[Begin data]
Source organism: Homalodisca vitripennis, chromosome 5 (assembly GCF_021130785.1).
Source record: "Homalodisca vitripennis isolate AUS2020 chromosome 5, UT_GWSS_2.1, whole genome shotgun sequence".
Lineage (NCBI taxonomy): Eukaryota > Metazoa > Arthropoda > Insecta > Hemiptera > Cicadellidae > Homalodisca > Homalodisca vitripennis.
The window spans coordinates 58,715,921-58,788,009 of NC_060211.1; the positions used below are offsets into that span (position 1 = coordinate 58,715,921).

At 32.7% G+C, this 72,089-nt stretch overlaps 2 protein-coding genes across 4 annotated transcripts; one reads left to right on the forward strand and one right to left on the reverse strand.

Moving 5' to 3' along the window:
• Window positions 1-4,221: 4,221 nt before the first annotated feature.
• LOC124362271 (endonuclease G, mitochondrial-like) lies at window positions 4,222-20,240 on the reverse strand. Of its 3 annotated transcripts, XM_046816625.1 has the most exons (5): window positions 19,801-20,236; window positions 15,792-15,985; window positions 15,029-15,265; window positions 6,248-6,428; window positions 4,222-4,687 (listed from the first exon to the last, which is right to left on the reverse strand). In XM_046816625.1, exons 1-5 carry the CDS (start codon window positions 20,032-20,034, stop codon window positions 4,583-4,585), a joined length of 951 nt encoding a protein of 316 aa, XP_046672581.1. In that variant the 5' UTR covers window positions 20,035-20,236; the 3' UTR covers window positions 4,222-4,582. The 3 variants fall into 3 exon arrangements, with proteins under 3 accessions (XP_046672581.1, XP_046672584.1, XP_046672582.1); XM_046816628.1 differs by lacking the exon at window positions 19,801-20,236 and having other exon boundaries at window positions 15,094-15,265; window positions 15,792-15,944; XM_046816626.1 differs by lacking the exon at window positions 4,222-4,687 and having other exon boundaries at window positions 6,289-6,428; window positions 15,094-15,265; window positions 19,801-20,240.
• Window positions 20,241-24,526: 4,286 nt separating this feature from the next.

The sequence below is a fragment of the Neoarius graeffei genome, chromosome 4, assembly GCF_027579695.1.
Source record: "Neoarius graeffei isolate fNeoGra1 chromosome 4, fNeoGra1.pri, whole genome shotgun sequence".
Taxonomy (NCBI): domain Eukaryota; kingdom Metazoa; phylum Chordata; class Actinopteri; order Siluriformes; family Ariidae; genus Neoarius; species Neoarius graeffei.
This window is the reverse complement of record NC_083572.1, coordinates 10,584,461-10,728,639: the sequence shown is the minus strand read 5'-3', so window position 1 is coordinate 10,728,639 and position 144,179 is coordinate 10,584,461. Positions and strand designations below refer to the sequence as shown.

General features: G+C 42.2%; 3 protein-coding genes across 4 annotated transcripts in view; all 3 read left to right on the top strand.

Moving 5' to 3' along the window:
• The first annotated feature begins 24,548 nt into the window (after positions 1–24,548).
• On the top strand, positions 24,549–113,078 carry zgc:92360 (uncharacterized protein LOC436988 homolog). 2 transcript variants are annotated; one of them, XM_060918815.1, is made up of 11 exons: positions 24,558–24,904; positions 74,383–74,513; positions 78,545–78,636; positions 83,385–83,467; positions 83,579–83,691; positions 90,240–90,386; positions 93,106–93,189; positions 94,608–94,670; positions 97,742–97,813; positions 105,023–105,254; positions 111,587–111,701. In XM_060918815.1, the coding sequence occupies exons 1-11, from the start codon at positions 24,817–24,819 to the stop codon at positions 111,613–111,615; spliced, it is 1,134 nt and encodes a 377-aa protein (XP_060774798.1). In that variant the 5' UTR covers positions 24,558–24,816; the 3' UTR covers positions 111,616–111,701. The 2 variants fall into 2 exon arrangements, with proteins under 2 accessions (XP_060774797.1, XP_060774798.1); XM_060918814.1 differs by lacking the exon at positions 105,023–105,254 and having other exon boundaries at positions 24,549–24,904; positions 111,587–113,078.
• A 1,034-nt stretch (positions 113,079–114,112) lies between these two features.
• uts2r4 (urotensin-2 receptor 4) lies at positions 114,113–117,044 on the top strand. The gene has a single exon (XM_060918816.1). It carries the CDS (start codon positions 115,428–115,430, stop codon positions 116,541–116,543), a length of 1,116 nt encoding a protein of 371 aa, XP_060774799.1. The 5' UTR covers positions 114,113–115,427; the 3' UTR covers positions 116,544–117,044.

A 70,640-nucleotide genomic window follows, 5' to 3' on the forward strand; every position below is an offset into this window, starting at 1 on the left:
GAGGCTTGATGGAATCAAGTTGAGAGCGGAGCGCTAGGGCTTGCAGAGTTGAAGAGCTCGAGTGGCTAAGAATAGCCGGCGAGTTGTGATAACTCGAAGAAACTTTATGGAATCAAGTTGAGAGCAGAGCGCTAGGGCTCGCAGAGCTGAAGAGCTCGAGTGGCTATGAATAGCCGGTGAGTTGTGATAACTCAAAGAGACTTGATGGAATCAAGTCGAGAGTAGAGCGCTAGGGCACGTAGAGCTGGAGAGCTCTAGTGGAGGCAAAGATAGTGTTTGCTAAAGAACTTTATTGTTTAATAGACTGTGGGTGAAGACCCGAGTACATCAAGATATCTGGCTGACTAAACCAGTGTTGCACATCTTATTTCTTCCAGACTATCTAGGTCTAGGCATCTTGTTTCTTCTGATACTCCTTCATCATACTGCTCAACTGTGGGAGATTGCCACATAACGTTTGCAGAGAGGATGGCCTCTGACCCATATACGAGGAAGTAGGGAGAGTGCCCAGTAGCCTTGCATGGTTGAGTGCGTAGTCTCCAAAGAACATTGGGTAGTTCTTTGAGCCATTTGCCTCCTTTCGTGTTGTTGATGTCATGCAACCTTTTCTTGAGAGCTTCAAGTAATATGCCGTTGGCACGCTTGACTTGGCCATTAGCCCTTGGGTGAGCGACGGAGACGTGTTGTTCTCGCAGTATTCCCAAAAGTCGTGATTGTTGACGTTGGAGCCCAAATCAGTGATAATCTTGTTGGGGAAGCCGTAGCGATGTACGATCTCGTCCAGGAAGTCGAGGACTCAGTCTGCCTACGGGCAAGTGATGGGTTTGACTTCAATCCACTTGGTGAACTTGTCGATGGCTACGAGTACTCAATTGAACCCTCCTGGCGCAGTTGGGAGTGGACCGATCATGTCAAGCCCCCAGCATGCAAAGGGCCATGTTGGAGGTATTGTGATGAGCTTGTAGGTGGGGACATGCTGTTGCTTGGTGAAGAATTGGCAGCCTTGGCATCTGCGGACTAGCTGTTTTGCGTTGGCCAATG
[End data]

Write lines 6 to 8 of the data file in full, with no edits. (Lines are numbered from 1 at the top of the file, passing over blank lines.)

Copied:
Moving 5' to 3' along the window:
• Window positions 1-4,221: 4,221 nt before the first annotated feature.
• LOC124362271 (endonuclease G, mitochondrial-like) lies at window positions 4,222-20,240 on the reverse strand. Of its 3 annotated transcripts, XM_046816625.1 has the most exons (5): window positions 19,801-20,236; window positions 15,792-15,985; window positions 15,029-15,265; window positions 6,248-6,428; window positions 4,222-4,687 (listed from the first exon to the last, which is right to left on the reverse strand). In XM_046816625.1, exons 1-5 carry the CDS (start codon window positions 20,032-20,034, stop codon window positions 4,583-4,585), a joined length of 951 nt encoding a protein of 316 aa, XP_046672581.1. In that variant the 5' UTR covers window positions 20,035-20,236; the 3' UTR covers window positions 4,222-4,582. The 3 variants fall into 3 exon arrangements, with proteins under 3 accessions (XP_046672581.1, XP_046672584.1, XP_046672582.1); XM_046816628.1 differs by lacking the exon at window positions 19,801-20,236 and having other exon boundaries at window positions 15,094-15,265; window positions 15,792-15,944; XM_046816626.1 differs by lacking the exon at window positions 4,222-4,687 and having other exon boundaries at window positions 6,289-6,428; window positions 15,094-15,265; window positions 19,801-20,240.